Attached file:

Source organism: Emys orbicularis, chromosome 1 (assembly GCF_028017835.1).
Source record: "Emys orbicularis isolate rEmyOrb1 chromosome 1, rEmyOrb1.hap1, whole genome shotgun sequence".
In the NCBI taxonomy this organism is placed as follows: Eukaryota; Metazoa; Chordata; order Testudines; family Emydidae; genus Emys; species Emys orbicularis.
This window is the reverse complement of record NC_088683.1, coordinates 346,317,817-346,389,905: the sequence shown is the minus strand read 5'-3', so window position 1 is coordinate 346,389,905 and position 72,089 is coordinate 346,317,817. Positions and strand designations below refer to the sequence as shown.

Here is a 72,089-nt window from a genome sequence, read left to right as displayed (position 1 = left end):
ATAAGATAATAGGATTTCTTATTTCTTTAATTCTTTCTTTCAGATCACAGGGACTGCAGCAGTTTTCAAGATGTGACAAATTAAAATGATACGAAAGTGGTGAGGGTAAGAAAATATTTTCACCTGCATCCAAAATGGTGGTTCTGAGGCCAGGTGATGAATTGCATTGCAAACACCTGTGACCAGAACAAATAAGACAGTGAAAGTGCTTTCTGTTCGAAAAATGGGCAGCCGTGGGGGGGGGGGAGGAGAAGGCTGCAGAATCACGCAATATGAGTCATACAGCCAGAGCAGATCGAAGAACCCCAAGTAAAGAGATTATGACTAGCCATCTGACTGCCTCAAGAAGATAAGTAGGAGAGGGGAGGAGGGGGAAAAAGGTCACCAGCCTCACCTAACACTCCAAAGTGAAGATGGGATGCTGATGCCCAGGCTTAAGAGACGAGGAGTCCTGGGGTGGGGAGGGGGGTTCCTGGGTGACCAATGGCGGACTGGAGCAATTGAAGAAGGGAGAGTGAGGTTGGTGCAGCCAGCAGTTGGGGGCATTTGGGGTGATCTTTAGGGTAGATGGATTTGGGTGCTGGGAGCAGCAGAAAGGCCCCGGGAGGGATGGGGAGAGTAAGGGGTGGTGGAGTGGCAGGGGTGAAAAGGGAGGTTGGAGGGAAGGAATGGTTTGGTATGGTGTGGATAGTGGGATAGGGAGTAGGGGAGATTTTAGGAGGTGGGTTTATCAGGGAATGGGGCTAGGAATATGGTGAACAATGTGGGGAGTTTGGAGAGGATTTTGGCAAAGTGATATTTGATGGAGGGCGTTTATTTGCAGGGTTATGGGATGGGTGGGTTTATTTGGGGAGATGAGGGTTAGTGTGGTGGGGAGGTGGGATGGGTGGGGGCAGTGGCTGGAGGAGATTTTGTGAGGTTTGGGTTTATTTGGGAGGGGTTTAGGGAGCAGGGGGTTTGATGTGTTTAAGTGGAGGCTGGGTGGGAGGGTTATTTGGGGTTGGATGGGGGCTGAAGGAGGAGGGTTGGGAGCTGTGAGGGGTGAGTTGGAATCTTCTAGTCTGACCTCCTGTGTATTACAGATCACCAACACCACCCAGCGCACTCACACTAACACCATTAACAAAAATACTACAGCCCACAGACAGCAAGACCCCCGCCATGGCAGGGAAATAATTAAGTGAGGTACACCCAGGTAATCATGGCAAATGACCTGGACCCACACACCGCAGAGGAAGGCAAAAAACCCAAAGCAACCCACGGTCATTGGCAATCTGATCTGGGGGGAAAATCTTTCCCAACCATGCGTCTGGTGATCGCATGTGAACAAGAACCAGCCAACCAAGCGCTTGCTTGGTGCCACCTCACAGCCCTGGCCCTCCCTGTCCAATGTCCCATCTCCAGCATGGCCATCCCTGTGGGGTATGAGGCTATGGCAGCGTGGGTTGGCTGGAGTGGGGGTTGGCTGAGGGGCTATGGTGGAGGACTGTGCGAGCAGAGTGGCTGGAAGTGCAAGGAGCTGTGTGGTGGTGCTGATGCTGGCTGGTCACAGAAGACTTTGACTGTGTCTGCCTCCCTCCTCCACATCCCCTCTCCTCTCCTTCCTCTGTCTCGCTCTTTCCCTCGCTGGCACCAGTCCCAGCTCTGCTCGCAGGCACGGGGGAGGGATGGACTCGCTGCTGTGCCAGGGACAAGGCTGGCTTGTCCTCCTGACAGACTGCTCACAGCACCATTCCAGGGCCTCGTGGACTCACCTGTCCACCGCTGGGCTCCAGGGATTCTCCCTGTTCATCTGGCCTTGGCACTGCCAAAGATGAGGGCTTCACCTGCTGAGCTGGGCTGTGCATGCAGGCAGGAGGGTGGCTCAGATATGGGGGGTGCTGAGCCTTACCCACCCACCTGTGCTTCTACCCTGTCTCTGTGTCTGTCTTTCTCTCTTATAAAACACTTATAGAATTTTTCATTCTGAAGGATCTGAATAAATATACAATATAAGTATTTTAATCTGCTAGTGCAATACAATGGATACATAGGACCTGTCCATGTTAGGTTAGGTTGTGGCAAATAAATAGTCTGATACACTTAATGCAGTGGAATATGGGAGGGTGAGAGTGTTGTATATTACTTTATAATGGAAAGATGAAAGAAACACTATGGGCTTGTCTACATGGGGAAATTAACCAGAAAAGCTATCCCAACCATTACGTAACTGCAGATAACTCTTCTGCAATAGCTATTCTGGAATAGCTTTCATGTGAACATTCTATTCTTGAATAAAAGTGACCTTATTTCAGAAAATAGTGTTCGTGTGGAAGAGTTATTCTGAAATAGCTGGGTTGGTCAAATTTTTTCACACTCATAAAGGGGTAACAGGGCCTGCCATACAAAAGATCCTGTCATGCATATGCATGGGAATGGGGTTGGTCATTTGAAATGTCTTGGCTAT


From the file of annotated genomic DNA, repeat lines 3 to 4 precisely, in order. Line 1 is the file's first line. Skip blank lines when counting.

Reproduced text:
In the NCBI taxonomy this organism is placed as follows: Eukaryota; Metazoa; Chordata; order Testudines; family Emydidae; genus Emys; species Emys orbicularis.
This window is the reverse complement of record NC_088683.1, coordinates 346,317,817-346,389,905: the sequence shown is the minus strand read 5'-3', so window position 1 is coordinate 346,389,905 and position 72,089 is coordinate 346,317,817. Positions and strand designations below refer to the sequence as shown.